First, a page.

Spectrum of the ultrasonographic findings in the current study

In our study, supraspinatus tendon pathologies include partial tear [Figure 1], complete tear [Figure 2], tendinitis [Figure 3], and calcific tendinitis [Figure 4]. In the case of subscapularis tendon, partial tear and calcific tendinitis were seen. Biceps tendinitis, biceps sheath effusion [Figure 5], subdeltoid–subacromial bursitis [Figure 6], and impingement were other pathologies which were observed.
Figure 1: Partial tear of supraspinatus tendon at insertion site

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Figure 2: Full-thickness tear of supraspinatus tendon. Loss of tendon fibers filled with fluid. Elastography showing soft colors (red and green)

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Figure 3: Thickened heterogeneous supraspinatous tendon showing soft colors on strain elastography suggestive of tendinosis

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Figure 4: Calcific tendinitis of supraspinatus tendon at insertion site

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Figure 5: Large amount of fluid is seen in bicipital groove around long head of biceps tendon. Suggestive of effusion in the tendon sheath

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Figure 6: Fluid in subdeltoid–subacromial bursa suggestive of bursitis

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Supraspinatus tendon pathology was the most common finding in our study. The studies done by Naredo et al., 2002[1] and Patidar et al. in 2012[4] also showed similar findings. Subscapularis involvement was more common as compared to infraspinatus in our study, which was similar to the study by Patidar et al.[4] which was not in accordance with studies done by Naredo et al., 2002.[1] Partial-thickness tears were more common than full-thickness tears in the present study. Articular surface partial-thickness tear was the most common type of partial-thickness tear in our study in accordance with Patidar et al.[4] Most commonly observed pathology of the biceps tendon in association with rotation cuff tear was tendon sheath effusion. These findings are in accordance with Naredo et al. and Patidar et al.[1],[4] Subdeltoid–subacromial bursal fluid was found in 15 (30%) painful shoulder in our study. Calcific tendinitis is seen in the present study in five cases (four in the supraspinatus and one in subscapularis tendon). Impingement is seen in 11 cases while Patidar reported it as a rare isolated finding.[4] In our study, supraspinatus tendon pathology was most common, and sensitivity, specificity, PPV, and NPV observed was 75%, 50%, 91.30%, and 22.22%, respectively [Table 6]. In Patidar et al. study, it was 85%, 57%, 57%, and 50%.[4] In a study by Naredo et al., observed values were 72%, 38%, 61%, and 50%, respectively.[1] Limitations of US include lack of visualization of the posterior aspect of supraspinatus and infraspinatus tendons, limited view of the glenohumeral joint and glenoid labrum, and lack of desirable patient position during sonographic examination due to restricted painful movements of the shoulder joint.
Table 6: Analysis of clinical diagnosis considering ultrasonography as optimal modality

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Elastography is based on the principle of tissue deformability when the pressure is applied. Tissue or lesion can behave in different ways, depending on its molecular makeup, when external pressure is applied to it. Soft tissues will deform more, and hard tissues will deform less. This information is shown on the monitor as a spectrum of colors as follows: blue representing hard areas, red representing soft areas, and green representing firm areas with intermediate consistency/stiffness. The tissue contrast seen on sonoelastography is due to differential tissue stiffness.[5] Elastic properties of normal tendons are altered under pathological conditions, and a distinct intratendinous softening can be detected. It is possible that more lesions can be found by adding sonoelastography to the conventional US and that this could result in earlier and more accurate diagnoses of tendinopathy.[6]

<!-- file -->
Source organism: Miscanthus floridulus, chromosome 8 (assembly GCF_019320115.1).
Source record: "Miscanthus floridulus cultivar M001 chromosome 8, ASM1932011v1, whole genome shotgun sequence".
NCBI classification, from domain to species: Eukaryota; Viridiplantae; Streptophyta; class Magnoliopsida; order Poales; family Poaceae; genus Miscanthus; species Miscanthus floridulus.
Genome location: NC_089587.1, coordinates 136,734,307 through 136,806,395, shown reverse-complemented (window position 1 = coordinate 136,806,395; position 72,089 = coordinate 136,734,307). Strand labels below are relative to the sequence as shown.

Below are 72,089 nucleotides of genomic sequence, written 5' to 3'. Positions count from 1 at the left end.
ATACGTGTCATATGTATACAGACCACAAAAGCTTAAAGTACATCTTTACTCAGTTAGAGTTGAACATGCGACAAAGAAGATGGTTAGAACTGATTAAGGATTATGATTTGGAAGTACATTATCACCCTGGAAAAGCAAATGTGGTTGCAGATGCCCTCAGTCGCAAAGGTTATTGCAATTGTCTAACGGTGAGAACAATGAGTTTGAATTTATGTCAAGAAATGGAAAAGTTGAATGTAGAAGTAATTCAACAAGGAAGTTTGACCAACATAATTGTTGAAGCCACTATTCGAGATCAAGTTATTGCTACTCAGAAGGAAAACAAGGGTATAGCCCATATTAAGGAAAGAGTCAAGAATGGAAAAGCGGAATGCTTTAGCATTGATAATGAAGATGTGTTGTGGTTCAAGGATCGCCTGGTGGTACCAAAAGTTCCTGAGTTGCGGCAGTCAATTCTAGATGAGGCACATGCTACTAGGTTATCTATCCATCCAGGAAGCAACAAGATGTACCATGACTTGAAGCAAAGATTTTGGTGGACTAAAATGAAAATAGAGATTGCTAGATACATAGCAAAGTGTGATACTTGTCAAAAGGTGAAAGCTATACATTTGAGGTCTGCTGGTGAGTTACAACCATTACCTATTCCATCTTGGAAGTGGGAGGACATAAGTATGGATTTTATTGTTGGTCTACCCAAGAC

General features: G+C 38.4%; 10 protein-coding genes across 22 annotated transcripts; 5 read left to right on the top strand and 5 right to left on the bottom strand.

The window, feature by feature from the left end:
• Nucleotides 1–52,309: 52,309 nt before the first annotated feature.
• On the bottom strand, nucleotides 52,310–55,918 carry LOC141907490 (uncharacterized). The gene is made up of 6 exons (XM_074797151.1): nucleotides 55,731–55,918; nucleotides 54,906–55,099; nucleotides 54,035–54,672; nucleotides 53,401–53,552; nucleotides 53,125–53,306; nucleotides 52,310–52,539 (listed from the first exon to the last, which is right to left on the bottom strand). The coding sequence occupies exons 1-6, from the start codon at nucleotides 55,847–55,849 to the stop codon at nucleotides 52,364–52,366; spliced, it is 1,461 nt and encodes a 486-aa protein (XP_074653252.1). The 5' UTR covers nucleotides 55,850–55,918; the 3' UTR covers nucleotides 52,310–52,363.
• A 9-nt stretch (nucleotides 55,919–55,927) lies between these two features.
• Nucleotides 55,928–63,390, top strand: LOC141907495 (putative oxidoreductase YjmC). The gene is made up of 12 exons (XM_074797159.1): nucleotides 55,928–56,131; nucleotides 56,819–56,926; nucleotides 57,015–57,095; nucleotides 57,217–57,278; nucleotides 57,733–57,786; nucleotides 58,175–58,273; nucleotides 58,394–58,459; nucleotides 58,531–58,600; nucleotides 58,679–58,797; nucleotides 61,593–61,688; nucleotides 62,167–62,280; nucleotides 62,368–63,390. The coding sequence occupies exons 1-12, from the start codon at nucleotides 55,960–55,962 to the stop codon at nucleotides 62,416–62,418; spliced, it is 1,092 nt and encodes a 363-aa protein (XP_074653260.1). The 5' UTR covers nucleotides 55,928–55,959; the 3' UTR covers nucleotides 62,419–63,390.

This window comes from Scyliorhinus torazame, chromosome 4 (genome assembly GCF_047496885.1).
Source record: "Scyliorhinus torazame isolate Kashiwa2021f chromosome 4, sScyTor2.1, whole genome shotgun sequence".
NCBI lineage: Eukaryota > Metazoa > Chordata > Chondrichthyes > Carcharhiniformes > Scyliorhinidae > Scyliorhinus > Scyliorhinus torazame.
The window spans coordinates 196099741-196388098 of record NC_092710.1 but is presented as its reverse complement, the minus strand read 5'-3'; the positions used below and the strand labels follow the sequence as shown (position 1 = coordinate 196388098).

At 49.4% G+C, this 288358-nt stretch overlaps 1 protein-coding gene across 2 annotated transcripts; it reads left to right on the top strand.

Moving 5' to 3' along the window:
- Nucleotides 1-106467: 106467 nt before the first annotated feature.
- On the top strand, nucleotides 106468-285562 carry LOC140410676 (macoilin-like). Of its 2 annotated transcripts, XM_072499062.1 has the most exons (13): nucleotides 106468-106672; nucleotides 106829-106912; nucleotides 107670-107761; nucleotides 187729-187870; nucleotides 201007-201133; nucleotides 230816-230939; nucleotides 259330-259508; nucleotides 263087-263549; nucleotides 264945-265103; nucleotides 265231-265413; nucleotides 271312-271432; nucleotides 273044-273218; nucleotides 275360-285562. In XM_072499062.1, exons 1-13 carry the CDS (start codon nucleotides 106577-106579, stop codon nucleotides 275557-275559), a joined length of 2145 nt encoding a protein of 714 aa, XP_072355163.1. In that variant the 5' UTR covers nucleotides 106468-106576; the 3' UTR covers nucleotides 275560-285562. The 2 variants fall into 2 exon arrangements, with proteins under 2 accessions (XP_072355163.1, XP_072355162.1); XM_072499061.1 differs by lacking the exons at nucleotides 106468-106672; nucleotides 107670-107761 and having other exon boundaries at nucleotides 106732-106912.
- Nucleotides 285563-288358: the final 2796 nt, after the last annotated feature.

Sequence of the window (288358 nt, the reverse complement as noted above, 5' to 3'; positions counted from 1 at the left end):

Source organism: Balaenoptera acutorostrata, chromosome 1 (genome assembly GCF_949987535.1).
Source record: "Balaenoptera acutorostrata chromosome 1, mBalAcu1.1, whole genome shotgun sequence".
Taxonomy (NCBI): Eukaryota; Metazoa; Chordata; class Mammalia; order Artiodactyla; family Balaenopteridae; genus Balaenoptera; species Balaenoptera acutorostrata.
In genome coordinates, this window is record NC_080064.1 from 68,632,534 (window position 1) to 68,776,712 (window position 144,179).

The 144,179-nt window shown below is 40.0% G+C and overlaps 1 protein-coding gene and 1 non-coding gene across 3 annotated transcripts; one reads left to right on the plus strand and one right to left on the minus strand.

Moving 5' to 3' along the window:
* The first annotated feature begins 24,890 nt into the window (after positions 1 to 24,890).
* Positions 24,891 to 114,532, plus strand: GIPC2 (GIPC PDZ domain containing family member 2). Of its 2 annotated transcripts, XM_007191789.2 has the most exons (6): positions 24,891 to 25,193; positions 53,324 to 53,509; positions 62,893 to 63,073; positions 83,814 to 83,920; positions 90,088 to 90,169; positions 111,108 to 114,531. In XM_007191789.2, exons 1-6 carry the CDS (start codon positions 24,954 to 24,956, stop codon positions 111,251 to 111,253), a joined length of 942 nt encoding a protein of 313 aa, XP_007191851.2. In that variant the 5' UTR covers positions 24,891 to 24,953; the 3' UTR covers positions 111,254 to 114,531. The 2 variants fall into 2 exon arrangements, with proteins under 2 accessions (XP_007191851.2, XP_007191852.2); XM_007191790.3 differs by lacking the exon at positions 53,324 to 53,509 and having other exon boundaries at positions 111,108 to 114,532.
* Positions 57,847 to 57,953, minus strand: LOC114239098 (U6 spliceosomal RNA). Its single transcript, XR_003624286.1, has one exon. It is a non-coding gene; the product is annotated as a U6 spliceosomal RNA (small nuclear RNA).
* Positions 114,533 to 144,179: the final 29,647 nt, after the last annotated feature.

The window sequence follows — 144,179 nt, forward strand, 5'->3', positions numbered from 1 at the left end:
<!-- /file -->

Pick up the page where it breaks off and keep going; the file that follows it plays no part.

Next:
Conclusion Top


Sonography of shoulder is more sensitive than clinical examination for the diagnostic evaluation of painful shoulder. Noninvasiveness, easy availability, an excellent demonstration of structures, and cost-effectiveness make its investigation of choice.

Financial support and sponsorship

Nil.

Conflicts of interest

There are no conflicts of interest.



 
  References Top

1.
Naredo E, Aguado P, De Miguel E, Uson J, Mayordomo L, Gijon-Baños J. Painful shoulder: Comparison of physical examination and ultrasonographic findings. Ann Rheum Dis 2002;61:132-6.  Back to cited text no. 1
    
2.
Madurwar AU, Sravan Kumar K, Ramya, Bhavani A. Clinico-radiological correlation of shoulder joint pain. IJSR 2017;6:1117-22.  Back to cited text no. 2
    
3.
Moen MH, de Vos RJ, Ellenbecker TS, Weir A. Clinical tests in shoulder examination: How to perform them. Br J Sports Med 2010;44:370-5.  Back to cited text no. 3
    
4.
Patidar M, Patil A, Verma V, Kaushal L. Evaluation of painful shoulder with high frequency sonography and their comparison with the clinical diagnosis made by physical examination. NJR 2012;2:43-50.  Back to cited text no. 4
    
5.
Lalitha P, Reddy MC, Reddy KJ. Musculoskeletal applications of elastography: A pictorial essay of our initial experience. Korean J Radiol 2011;12:365-75.  Back to cited text no. 5
    
6.
Klauser AS, Faschingbauer R, Jaschke WR. Is sonoelastography of value in assessing tendons? Semin Musculoskelet Radiol 2010;14:323-33.  Back to cited text no. 6
    


    Figures

  [Figure 1], [Figure 2], [Figure 3], [Figure 4], [Figure 5], [Figure 6]
 
 
    Tables

  [Table 1], [Table 2], [Table 3], [Table 4], [Table 5], [Table 6]



 

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Abstract